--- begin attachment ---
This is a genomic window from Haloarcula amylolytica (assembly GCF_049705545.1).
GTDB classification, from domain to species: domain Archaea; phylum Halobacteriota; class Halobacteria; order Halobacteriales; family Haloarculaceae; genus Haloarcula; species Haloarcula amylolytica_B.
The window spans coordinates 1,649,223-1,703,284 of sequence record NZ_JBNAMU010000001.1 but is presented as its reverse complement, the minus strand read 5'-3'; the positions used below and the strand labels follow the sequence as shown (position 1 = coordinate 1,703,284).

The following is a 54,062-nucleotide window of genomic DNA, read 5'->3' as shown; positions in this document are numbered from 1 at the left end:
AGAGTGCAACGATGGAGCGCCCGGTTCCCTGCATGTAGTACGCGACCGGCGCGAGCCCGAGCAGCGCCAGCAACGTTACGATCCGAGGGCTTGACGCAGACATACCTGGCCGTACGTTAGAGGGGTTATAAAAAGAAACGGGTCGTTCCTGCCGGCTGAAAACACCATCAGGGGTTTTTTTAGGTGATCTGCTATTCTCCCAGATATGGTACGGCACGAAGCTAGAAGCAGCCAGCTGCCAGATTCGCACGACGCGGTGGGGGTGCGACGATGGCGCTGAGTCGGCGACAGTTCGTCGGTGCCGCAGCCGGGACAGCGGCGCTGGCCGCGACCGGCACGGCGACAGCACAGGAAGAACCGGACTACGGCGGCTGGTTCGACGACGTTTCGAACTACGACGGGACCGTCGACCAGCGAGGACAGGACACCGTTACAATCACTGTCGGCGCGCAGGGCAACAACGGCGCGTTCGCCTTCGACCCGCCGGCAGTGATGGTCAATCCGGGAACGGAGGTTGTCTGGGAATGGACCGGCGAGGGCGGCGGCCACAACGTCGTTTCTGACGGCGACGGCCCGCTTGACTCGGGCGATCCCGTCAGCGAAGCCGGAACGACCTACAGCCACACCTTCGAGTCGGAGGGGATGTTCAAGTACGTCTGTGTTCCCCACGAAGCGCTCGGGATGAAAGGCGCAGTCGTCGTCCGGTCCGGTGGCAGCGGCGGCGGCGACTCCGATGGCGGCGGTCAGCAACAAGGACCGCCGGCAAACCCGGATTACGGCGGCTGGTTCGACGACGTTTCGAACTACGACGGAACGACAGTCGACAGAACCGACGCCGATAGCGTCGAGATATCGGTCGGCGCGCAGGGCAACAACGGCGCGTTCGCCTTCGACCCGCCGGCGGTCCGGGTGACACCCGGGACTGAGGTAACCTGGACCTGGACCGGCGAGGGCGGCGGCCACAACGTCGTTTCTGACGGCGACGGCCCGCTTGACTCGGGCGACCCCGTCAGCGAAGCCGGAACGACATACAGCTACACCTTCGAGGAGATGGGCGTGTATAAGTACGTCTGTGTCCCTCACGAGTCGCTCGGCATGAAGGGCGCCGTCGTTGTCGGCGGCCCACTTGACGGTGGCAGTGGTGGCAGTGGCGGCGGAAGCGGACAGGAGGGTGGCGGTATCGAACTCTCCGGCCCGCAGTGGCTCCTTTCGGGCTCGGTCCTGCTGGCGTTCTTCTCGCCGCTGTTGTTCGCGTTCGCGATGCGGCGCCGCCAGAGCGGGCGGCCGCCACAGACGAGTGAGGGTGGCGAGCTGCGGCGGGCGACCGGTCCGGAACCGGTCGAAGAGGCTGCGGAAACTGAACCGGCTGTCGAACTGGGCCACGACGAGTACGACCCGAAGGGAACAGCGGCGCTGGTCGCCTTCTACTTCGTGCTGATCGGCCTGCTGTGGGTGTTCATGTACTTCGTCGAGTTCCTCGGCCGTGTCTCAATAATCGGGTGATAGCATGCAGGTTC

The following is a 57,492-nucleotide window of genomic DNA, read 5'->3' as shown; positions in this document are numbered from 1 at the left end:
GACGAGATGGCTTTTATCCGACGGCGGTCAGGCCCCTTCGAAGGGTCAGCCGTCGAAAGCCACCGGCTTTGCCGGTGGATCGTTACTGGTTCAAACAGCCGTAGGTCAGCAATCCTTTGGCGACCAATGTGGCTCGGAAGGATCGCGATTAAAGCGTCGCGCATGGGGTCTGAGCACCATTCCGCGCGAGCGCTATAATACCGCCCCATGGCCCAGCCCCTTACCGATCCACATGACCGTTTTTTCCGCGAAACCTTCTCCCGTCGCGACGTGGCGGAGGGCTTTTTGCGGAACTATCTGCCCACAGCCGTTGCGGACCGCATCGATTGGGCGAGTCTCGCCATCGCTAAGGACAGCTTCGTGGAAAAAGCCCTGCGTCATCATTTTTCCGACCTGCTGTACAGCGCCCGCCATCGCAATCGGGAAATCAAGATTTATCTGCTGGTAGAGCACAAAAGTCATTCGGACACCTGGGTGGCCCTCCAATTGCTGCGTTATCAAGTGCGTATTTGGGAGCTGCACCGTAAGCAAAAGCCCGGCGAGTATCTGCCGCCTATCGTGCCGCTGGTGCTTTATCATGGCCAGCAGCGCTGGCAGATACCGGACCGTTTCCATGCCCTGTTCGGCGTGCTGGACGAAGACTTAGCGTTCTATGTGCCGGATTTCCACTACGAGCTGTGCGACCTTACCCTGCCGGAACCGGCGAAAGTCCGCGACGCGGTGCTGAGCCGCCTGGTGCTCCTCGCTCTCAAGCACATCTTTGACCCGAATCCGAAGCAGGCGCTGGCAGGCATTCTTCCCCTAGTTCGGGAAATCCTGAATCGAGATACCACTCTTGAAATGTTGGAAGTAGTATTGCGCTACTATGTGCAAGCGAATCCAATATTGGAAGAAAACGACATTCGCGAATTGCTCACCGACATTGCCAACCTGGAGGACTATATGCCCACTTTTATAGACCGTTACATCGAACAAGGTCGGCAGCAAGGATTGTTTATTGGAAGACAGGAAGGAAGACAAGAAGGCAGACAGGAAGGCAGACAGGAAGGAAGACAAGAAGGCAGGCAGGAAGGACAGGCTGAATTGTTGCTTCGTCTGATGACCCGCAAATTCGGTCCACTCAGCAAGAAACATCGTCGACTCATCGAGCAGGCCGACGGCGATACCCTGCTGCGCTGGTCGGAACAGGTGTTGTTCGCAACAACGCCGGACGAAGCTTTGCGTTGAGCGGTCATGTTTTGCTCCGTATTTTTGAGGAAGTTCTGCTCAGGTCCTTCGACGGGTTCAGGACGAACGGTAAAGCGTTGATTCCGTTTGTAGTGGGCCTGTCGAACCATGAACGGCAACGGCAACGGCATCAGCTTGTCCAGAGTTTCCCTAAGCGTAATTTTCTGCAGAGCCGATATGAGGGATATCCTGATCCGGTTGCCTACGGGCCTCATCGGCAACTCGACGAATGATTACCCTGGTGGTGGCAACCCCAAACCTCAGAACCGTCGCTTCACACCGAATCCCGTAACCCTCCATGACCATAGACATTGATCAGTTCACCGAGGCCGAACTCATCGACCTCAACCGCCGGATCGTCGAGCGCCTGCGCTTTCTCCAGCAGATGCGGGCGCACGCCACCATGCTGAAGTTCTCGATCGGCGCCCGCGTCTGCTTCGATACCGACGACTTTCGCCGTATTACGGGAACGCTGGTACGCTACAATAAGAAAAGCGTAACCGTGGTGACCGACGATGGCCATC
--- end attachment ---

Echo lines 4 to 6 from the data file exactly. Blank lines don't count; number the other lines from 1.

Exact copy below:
The following is a 54,062-nucleotide window of genomic DNA, read 5'->3' as shown; positions in this document are numbered from 1 at the left end:
AGAGTGCAACGATGGAGCGCCCGGTTCCCTGCATGTAGTACGCGACCGGCGCGAGCCCGAGCAGCGCCAGCAACGTTACGATCCGAGGGCTTGACGCAGACATACCTGGCCGTACGTTAGAGGGGTTATAAAAAGAAACGGGTCGTTCCTGCCGGCTGAAAACACCATCAGGGGTTTTTTTAGGTGATCTGCTATTCTCCCAGATATGGTACGGCACGAAGCTAGAAGCAGCCAGCTGCCAGATTCGCACGACGCGGTGGGGGTGCGACGATGGCGCTGAGTCGGCGACAGTTCGTCGGTGCCGCAGCCGGGACAGCGGCGCTGGCCGCGACCGGCACGGCGACAGCACAGGAAGAACCGGACTACGGCGGCTGGTTCGACGACGTTTCGAACTACGACGGGACCGTCGACCAGCGAGGACAGGACACCGTTACAATCACTGTCGGCGCGCAGGGCAACAACGGCGCGTTCGCCTTCGACCCGCCGGCAGTGATGGTCAATCCGGGAACGGAGGTTGTCTGGGAATGGACCGGCGAGGGCGGCGGCCACAACGTCGTTTCTGACGGCGACGGCCCGCTTGACTCGGGCGATCCCGTCAGCGAAGCCGGAACGACCTACAGCCACACCTTCGAGTCGGAGGGGATGTTCAAGTACGTCTGTGTTCCCCACGAAGCGCTCGGGATGAAAGGCGCAGTCGTCGTCCGGTCCGGTGGCAGCGGCGGCGGCGACTCCGATGGCGGCGGTCAGCAACAAGGACCGCCGGCAAACCCGGATTACGGCGGCTGGTTCGACGACGTTTCGAACTACGACGGAACGACAGTCGACAGAACCGACGCCGATAGCGTCGAGATATCGGTCGGCGCGCAGGGCAACAACGGCGCGTTCGCCTTCGACCCGCCGGCGGTCCGGGTGACACCCGGGACTGAGGTAACCTGGACCTGGACCGGCGAGGGCGGCGGCCACAACGTCGTTTCTGACGGCGACGGCCCGCTTGACTCGGGCGACCCCGTCAGCGAAGCCGGAACGACATACAGCTACACCTTCGAGGAGATGGGCGTGTATAAGTACGTCTGTGTCCCTCACGAGTCGCTCGGCATGAAGGGCGCCGTCGTTGTCGGCGGCCCACTTGACGGTGGCAGTGGTGGCAGTGGCGGCGGAAGCGGACAGGAGGGTGGCGGTATCGAACTCTCCGGCCCGCAGTGGCTCCTTTCGGGCTCGGTCCTGCTGGCGTTCTTCTCGCCGCTGTTGTTCGCGTTCGCGATGCGGCGCCGCCAGAGCGGGCGGCCGCCACAGACGAGTGAGGGTGGCGAGCTGCGGCGGGCGACCGGTCCGGAACCGGTCGAAGAGGCTGCGGAAACTGAACCGGCTGTCGAACTGGGCCACGACGAGTACGACCCGAAGGGAACAGCGGCGCTGGTCGCCTTCTACTTCGTGCTGATCGGCCTGCTGTGGGTGTTCATGTACTTCGTCGAGTTCCTCGGCCGTGTCTCAATAATCGGGTGATAGCATGCAGGTTC

The following is a 57,492-nucleotide window of genomic DNA, read 5'->3' as shown; positions in this document are numbered from 1 at the left end: